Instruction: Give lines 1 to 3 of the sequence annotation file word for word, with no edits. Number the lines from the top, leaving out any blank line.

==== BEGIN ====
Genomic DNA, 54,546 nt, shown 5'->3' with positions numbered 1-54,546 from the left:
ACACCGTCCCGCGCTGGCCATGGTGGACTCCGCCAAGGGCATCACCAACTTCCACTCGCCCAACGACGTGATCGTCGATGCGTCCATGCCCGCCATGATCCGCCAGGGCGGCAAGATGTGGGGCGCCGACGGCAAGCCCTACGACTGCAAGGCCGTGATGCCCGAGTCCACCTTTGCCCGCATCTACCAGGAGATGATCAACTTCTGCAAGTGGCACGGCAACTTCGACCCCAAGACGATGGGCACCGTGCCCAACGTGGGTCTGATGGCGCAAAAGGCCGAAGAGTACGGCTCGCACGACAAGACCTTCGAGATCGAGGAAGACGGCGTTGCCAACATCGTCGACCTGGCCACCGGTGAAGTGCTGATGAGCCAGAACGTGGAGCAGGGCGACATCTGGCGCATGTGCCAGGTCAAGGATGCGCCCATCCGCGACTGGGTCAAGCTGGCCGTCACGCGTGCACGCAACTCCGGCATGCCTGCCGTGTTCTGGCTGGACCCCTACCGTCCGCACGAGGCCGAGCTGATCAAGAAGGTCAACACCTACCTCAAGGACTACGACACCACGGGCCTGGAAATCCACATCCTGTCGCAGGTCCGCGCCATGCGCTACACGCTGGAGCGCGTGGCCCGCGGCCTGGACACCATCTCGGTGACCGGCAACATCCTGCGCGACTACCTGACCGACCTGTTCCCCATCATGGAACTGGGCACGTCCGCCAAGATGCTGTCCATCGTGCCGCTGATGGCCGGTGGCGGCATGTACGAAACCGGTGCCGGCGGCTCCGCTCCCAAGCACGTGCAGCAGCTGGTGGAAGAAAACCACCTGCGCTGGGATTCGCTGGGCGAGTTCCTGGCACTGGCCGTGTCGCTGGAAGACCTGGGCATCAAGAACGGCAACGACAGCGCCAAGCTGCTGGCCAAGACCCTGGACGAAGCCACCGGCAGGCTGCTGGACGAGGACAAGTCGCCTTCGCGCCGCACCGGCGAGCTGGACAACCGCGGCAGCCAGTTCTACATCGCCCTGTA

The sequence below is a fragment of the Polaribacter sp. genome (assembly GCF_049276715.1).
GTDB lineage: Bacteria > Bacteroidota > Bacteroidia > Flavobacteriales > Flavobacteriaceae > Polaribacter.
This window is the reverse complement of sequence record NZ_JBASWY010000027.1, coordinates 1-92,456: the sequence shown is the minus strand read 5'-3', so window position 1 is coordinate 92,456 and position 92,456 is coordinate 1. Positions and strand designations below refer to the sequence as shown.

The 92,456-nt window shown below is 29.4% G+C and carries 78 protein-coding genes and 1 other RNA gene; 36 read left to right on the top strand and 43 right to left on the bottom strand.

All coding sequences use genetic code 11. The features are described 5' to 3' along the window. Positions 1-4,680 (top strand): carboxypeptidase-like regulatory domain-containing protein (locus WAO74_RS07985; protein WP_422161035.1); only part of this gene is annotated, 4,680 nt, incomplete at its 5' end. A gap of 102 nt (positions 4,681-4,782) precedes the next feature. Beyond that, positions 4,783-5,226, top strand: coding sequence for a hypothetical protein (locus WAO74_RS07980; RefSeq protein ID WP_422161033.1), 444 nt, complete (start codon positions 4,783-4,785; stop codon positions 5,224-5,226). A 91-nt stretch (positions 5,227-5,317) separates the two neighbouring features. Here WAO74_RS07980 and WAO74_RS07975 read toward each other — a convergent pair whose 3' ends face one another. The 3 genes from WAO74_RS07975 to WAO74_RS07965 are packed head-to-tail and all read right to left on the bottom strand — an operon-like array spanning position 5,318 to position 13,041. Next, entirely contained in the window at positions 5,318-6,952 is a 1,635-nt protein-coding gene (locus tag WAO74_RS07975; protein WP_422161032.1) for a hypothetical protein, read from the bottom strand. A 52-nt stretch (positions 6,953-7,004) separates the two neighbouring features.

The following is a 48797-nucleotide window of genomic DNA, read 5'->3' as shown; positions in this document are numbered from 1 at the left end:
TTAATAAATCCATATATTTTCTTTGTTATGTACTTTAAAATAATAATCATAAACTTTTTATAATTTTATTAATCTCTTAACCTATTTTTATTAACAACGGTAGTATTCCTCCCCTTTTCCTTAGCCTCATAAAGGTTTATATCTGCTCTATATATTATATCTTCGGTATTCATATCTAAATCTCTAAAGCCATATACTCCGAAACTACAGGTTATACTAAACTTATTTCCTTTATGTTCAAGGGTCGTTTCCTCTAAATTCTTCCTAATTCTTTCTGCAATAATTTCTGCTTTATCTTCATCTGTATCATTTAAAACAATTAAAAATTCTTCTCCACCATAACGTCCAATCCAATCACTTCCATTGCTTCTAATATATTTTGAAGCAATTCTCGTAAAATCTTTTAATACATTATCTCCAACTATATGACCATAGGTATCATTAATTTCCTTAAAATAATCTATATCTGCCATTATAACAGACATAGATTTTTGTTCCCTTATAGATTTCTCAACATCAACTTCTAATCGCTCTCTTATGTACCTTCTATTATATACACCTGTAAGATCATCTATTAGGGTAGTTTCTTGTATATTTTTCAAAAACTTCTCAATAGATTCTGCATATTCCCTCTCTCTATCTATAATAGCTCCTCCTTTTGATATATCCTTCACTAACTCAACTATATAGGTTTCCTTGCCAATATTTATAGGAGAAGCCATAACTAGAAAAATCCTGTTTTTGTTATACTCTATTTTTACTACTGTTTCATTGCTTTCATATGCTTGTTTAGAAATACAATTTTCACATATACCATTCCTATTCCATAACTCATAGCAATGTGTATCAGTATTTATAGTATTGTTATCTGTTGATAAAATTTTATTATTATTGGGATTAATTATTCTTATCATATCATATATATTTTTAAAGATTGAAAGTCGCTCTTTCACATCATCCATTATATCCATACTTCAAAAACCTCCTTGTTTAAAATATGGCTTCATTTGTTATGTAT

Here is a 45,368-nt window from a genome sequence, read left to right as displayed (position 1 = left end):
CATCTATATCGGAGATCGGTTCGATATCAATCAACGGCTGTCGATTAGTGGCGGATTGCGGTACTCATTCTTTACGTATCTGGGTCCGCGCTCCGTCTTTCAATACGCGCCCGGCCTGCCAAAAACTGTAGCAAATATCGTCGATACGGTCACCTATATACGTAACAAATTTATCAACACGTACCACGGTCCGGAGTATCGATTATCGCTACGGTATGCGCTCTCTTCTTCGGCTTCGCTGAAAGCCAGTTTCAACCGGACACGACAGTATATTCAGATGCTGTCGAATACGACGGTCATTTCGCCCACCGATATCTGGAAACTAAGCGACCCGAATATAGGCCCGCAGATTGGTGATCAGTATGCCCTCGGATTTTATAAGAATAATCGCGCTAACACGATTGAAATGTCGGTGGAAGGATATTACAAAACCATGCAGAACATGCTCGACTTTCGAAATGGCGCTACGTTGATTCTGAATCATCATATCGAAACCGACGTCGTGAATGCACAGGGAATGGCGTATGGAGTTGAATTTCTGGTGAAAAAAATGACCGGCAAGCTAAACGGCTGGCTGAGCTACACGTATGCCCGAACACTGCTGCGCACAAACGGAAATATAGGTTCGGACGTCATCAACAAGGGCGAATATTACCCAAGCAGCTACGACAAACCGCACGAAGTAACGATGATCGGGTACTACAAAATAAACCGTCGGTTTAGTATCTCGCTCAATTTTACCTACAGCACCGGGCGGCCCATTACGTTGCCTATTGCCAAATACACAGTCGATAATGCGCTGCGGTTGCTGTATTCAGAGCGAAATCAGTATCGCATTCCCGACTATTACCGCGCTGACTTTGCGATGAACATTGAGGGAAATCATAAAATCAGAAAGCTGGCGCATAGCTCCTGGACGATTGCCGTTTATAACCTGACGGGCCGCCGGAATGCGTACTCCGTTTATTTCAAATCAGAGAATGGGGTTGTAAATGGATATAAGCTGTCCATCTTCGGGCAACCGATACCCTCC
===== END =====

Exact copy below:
Genomic DNA, 54,546 nt, shown 5'->3' with positions numbered 1-54,546 from the left:
ACACCGTCCCGCGCTGGCCATGGTGGACTCCGCCAAGGGCATCACCAACTTCCACTCGCCCAACGACGTGATCGTCGATGCGTCCATGCCCGCCATGATCCGCCAGGGCGGCAAGATGTGGGGCGCCGACGGCAAGCCCTACGACTGCAAGGCCGTGATGCCCGAGTCCACCTTTGCCCGCATCTACCAGGAGATGATCAACTTCTGCAAGTGGCACGGCAACTTCGACCCCAAGACGATGGGCACCGTGCCCAACGTGGGTCTGATGGCGCAAAAGGCCGAAGAGTACGGCTCGCACGACAAGACCTTCGAGATCGAGGAAGACGGCGTTGCCAACATCGTCGACCTGGCCACCGGTGAAGTGCTGATGAGCCAGAACGTGGAGCAGGGCGACATCTGGCGCATGTGCCAGGTCAAGGATGCGCCCATCCGCGACTGGGTCAAGCTGGCCGTCACGCGTGCACGCAACTCCGGCATGCCTGCCGTGTTCTGGCTGGACCCCTACCGTCCGCACGAGGCCGAGCTGATCAAGAAGGTCAACACCTACCTCAAGGACTACGACACCACGGGCCTGGAAATCCACATCCTGTCGCAGGTCCGCGCCATGCGCTACACGCTGGAGCGCGTGGCCCGCGGCCTGGACACCATCTCGGTGACCGGCAACATCCTGCGCGACTACCTGACCGACCTGTTCCCCATCATGGAACTGGGCACGTCCGCCAAGATGCTGTCCATCGTGCCGCTGATGGCCGGTGGCGGCATGTACGAAACCGGTGCCGGCGGCTCCGCTCCCAAGCACGTGCAGCAGCTGGTGGAAGAAAACCACCTGCGCTGGGATTCGCTGGGCGAGTTCCTGGCACTGGCCGTGTCGCTGGAAGACCTGGGCATCAAGAACGGCAACGACAGCGCCAAGCTGCTGGCCAAGACCCTGGACGAAGCCACCGGCAGGCTGCTGGACGAGGACAAGTCGCCTTCGCGCCGCACCGGCGAGCTGGACAACCGCGGCAGCCAGTTCTACATCGCCCTGTA

The sequence below is a fragment of the Polaribacter sp. genome (assembly GCF_049276715.1).